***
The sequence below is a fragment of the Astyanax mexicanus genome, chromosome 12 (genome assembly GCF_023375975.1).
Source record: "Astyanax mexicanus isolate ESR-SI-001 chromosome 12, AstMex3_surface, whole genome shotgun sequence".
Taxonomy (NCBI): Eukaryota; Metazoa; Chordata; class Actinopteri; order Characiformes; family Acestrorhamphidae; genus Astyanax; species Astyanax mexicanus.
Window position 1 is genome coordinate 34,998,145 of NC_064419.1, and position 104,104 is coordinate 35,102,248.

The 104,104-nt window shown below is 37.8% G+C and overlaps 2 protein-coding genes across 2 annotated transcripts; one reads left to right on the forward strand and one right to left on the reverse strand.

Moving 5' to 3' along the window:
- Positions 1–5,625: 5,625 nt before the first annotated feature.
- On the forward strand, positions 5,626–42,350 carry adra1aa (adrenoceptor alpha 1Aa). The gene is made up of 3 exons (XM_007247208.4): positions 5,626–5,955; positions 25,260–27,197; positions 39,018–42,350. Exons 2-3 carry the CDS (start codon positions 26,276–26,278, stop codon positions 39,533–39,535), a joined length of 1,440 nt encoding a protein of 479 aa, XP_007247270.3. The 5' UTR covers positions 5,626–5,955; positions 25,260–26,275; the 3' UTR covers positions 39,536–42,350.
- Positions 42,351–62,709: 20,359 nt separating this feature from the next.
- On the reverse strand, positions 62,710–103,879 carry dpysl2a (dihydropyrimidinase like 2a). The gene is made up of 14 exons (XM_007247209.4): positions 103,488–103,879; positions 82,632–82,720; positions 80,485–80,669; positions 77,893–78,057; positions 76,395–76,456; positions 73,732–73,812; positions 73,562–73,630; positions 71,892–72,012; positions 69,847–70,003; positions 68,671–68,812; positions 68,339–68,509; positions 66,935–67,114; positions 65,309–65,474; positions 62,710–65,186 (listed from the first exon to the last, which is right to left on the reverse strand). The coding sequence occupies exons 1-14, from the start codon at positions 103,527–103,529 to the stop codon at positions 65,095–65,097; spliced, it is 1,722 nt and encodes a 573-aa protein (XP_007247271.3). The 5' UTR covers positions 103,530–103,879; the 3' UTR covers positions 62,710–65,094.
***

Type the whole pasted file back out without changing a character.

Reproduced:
The sequence below is a fragment of the Astyanax mexicanus genome, chromosome 12 (genome assembly GCF_023375975.1).
Source record: "Astyanax mexicanus isolate ESR-SI-001 chromosome 12, AstMex3_surface, whole genome shotgun sequence".
Taxonomy (NCBI): Eukaryota; Metazoa; Chordata; class Actinopteri; order Characiformes; family Acestrorhamphidae; genus Astyanax; species Astyanax mexicanus.
Window position 1 is genome coordinate 34,998,145 of NC_064419.1, and position 104,104 is coordinate 35,102,248.

The 104,104-nt window shown below is 37.8% G+C and overlaps 2 protein-coding genes across 2 annotated transcripts; one reads left to right on the forward strand and one right to left on the reverse strand.

Moving 5' to 3' along the window:
- Positions 1–5,625: 5,625 nt before the first annotated feature.
- On the forward strand, positions 5,626–42,350 carry adra1aa (adrenoceptor alpha 1Aa). The gene is made up of 3 exons (XM_007247208.4): positions 5,626–5,955; positions 25,260–27,197; positions 39,018–42,350. Exons 2-3 carry the CDS (start codon positions 26,276–26,278, stop codon positions 39,533–39,535), a joined length of 1,440 nt encoding a protein of 479 aa, XP_007247270.3. The 5' UTR covers positions 5,626–5,955; positions 25,260–26,275; the 3' UTR covers positions 39,536–42,350.
- Positions 42,351–62,709: 20,359 nt separating this feature from the next.
- On the reverse strand, positions 62,710–103,879 carry dpysl2a (dihydropyrimidinase like 2a). The gene is made up of 14 exons (XM_007247209.4): positions 103,488–103,879; positions 82,632–82,720; positions 80,485–80,669; positions 77,893–78,057; positions 76,395–76,456; positions 73,732–73,812; positions 73,562–73,630; positions 71,892–72,012; positions 69,847–70,003; positions 68,671–68,812; positions 68,339–68,509; positions 66,935–67,114; positions 65,309–65,474; positions 62,710–65,186 (listed from the first exon to the last, which is right to left on the reverse strand). The coding sequence occupies exons 1-14, from the start codon at positions 103,527–103,529 to the stop codon at positions 65,095–65,097; spliced, it is 1,722 nt and encodes a 573-aa protein (XP_007247271.3). The 5' UTR covers positions 103,530–103,879; the 3' UTR covers positions 62,710–65,094.